Monday, October 3, 2011

Ward Described by McCloud

Scott Mccloud’s Understanding Comics breaks down the characteristics of the new genre of literature. He specifically describes the annotations used in comics. Images used in comics can spark up emotions and feelings in the audience. Expressionism, defined by McCloud, is an expression of the internal turmoil these artists just could not repress. Specifically, in Vertigo, McCloud’s explanation of the use of lines is clearly demonstrated.

Throughout the principal’s speech about the history of America, Ward has the image of smoke shown in multiple images. The smoke evolves throughout the history; at first, the smoke begins as a soft and more cotton-candy-like image; however, as time progresses and America becomes more industrialized, the smoke becomes more of threatening smog—very dark and smoldering. This image can be taken farther into a symbolic meaning.

Just like the smoke in Vertigo, McCloud refers to the same example in his book. He explains smoke can be drawn with wavy lines; these types of lines can refer to a bad odor or to the physical reference of being smoke. The audience is able to understand the literal meaning of the image—smoke does have an unpleasant odor and is not seen in straight lines. Moreover, the “stink” of the smoke can also be comprehended as the bad odor of the industrialization of American history. For example, on page 14 skyscrapers are being built. Along with the buildings, there is smog forming. This could represent the damage America is developing. The Indians were invaded and forced away from their land; however, when the principal is telling the story, he fails to mention any detrimental actions the Americans do. The first prominent image of a dark smoke is shown on page 13, where the men are working in an assembly line to form the railroads. All of the men working in a synchronized way resemble an engine. They must take orders and build what they are told to build; it seems that they are the parts of the machine that will build America up. There is no room for those who do not follow orders because then they will not be working like an efficient machine. It is possible that Ward was using the smoke to notify the audience that the promise of a bright America does have underlying downfalls as well.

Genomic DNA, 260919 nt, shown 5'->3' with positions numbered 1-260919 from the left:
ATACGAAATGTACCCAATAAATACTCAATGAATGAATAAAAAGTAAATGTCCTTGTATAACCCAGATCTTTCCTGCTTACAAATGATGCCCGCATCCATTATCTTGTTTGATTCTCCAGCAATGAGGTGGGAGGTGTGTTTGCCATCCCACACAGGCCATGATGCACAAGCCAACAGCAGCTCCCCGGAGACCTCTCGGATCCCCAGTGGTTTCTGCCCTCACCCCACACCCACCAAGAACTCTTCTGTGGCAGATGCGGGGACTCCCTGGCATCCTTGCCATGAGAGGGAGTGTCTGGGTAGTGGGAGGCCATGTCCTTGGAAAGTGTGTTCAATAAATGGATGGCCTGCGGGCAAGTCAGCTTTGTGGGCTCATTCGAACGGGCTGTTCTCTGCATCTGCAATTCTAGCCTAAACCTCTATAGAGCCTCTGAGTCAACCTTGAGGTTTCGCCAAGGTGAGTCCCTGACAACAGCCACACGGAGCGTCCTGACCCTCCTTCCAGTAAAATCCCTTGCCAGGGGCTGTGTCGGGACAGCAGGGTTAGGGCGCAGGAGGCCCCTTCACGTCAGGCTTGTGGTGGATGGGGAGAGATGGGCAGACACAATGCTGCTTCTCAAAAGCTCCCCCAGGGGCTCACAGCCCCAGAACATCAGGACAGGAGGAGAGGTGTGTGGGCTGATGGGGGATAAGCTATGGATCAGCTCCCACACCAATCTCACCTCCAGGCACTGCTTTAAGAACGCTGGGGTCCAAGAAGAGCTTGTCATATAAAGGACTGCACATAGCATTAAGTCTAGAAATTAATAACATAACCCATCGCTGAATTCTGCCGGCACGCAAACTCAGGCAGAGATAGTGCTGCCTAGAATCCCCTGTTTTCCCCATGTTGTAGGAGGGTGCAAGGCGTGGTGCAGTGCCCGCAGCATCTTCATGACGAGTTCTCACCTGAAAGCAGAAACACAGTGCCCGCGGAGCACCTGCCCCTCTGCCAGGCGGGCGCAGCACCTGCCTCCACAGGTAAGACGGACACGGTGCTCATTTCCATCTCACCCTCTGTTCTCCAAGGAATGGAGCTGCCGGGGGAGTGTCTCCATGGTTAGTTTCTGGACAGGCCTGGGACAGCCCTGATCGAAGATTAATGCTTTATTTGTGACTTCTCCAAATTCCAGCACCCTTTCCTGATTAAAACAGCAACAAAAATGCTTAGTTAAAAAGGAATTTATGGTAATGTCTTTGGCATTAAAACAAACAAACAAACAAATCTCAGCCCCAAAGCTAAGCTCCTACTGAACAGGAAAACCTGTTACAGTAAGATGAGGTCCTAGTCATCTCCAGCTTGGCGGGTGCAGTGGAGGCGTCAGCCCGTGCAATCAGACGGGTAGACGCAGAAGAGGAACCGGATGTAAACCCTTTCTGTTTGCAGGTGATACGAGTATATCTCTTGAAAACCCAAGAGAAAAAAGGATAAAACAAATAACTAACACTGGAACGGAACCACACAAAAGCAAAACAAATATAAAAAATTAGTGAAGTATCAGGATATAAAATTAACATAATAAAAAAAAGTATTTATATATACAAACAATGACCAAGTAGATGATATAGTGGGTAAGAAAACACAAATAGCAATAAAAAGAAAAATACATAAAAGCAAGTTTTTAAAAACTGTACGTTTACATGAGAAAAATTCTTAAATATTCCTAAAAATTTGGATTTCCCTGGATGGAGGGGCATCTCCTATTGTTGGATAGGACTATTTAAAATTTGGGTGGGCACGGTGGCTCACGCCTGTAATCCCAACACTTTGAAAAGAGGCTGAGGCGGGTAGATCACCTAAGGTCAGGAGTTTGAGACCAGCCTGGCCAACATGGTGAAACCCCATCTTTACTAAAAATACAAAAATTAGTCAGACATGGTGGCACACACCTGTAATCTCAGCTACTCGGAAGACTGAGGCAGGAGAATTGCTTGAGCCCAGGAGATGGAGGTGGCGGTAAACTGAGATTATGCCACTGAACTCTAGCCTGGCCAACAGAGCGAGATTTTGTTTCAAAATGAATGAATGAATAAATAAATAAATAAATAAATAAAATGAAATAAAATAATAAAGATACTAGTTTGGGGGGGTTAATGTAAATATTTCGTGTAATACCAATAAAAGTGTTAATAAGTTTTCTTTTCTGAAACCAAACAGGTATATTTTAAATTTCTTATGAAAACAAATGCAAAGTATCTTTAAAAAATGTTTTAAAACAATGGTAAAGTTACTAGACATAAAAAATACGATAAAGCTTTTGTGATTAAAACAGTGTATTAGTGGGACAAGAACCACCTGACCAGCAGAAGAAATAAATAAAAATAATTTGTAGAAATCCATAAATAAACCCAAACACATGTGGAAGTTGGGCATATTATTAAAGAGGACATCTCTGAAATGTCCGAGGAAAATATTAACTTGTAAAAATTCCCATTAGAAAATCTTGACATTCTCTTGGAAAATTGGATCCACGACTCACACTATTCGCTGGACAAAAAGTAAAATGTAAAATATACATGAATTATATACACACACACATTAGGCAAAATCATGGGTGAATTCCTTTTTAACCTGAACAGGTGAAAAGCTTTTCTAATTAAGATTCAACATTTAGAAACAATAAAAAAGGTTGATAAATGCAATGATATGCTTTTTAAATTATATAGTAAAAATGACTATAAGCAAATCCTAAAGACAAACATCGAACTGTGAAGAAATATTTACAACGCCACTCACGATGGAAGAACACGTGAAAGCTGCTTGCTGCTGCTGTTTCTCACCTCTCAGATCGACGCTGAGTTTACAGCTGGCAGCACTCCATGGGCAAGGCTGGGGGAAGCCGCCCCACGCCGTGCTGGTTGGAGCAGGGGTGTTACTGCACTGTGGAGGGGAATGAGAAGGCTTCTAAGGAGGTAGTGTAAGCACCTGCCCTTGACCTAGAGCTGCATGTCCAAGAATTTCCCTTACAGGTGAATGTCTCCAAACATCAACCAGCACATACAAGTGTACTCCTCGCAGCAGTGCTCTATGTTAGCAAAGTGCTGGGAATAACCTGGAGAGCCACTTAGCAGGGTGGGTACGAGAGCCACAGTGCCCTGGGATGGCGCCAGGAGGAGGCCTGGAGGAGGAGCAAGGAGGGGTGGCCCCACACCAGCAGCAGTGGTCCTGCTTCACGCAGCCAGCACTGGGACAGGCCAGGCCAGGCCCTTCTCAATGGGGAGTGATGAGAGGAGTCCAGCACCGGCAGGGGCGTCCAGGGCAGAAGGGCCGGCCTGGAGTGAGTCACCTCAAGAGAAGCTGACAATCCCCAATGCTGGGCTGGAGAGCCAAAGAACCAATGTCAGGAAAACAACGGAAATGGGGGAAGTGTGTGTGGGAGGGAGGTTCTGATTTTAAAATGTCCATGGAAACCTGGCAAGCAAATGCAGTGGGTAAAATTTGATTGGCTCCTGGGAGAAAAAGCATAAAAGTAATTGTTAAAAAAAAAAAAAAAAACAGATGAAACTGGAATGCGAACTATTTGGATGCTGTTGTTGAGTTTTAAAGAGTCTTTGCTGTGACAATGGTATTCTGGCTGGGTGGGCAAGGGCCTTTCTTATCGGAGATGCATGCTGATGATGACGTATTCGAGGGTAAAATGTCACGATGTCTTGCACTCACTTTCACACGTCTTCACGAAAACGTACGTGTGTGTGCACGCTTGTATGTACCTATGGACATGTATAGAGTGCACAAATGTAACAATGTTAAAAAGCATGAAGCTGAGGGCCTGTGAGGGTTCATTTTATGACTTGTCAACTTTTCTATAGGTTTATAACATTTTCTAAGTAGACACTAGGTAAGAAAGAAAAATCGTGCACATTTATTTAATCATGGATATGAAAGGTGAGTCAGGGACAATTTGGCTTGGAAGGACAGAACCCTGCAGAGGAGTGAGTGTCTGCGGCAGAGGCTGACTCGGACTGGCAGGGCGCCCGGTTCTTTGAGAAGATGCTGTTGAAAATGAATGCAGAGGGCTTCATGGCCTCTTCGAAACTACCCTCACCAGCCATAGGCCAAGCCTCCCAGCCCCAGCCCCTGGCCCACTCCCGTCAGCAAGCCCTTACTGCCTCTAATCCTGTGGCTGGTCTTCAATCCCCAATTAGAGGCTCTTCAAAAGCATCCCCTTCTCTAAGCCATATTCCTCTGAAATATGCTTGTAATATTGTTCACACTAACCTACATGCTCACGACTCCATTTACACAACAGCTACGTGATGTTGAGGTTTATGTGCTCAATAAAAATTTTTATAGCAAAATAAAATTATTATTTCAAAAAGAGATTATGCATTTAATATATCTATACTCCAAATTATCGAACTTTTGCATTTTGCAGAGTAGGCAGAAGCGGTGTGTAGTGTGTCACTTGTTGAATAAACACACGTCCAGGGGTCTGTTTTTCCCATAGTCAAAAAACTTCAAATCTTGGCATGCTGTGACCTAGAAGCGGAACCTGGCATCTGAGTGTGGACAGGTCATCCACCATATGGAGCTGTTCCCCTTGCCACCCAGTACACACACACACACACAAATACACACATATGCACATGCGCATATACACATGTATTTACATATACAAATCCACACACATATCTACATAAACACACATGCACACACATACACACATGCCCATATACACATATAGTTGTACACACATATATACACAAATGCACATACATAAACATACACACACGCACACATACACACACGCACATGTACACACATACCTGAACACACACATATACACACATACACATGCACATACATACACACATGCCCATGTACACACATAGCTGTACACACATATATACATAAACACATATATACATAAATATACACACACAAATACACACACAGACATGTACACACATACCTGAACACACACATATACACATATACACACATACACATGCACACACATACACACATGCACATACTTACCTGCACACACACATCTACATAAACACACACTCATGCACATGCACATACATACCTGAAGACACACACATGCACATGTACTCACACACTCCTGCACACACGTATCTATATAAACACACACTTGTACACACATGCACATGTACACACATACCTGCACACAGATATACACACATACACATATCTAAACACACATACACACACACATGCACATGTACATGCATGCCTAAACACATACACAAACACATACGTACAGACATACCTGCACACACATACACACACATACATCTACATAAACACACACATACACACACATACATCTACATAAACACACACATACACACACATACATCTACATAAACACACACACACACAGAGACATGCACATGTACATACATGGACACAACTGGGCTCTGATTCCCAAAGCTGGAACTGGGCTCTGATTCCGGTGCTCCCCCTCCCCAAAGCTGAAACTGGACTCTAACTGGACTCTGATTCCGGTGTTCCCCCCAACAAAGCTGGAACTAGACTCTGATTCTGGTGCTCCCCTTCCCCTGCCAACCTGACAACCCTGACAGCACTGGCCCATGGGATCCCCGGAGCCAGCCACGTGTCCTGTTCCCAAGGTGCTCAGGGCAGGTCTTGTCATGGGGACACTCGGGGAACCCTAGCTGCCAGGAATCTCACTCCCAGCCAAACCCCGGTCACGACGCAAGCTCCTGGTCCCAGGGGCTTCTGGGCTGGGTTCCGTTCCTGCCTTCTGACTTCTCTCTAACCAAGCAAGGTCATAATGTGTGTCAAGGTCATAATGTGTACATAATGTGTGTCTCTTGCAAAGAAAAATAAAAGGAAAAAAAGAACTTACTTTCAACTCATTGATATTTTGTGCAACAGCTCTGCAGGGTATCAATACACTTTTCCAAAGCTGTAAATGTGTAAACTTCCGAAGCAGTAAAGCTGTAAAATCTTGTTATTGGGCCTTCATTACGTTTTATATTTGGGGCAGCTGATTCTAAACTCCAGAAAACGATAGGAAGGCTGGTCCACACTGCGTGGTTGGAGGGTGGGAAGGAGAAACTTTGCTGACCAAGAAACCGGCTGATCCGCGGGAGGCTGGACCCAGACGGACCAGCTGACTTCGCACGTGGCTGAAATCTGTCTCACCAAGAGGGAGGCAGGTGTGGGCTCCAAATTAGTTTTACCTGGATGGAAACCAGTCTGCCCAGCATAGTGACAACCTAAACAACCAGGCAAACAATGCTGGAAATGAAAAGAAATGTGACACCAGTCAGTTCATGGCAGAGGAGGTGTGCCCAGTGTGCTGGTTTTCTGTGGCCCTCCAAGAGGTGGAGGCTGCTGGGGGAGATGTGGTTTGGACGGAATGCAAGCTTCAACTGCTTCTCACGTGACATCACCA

The position of the principal also demonstrates McCloud’s ideal of lines in comics. On page 6, the principal is first observed. His posture is very “puppet-like”; his body, specifically his arm, is shown in very odd angles. Similarly, on page 15, the principal is in a puppet like posture again. He is very straight and up right. Straight lines are parallel to the strict orders the principal may have to follow. There is no room for him to explain a two-sided story to the graduates because he is not in a position to do so. The usage of these straight lines to create a puppet may indicate that the principal is a puppet of the American systems. It is clear that the principal’s story is one-sided and focused solely on the positives of what America is becoming. Having the principal as the puppet can be interpreted as a “brainwashing” on America’s future—the youth. These students listen to the principal who is in a position of authority. On the contrary, Ward uses many images that can be read as the dark side of what America is becoming.

Although Ward never specifically demonstrates America and its harmful actions, the audience is able to interpret the images through the depiction of comics by McCloud. The men working on the railroad and the puppet-like principal may be seen as the machines of the American system who must take orders. The prevalent smoke that is shown through the images of the creation of this bright America makes the audience question the sincerity in the progression.

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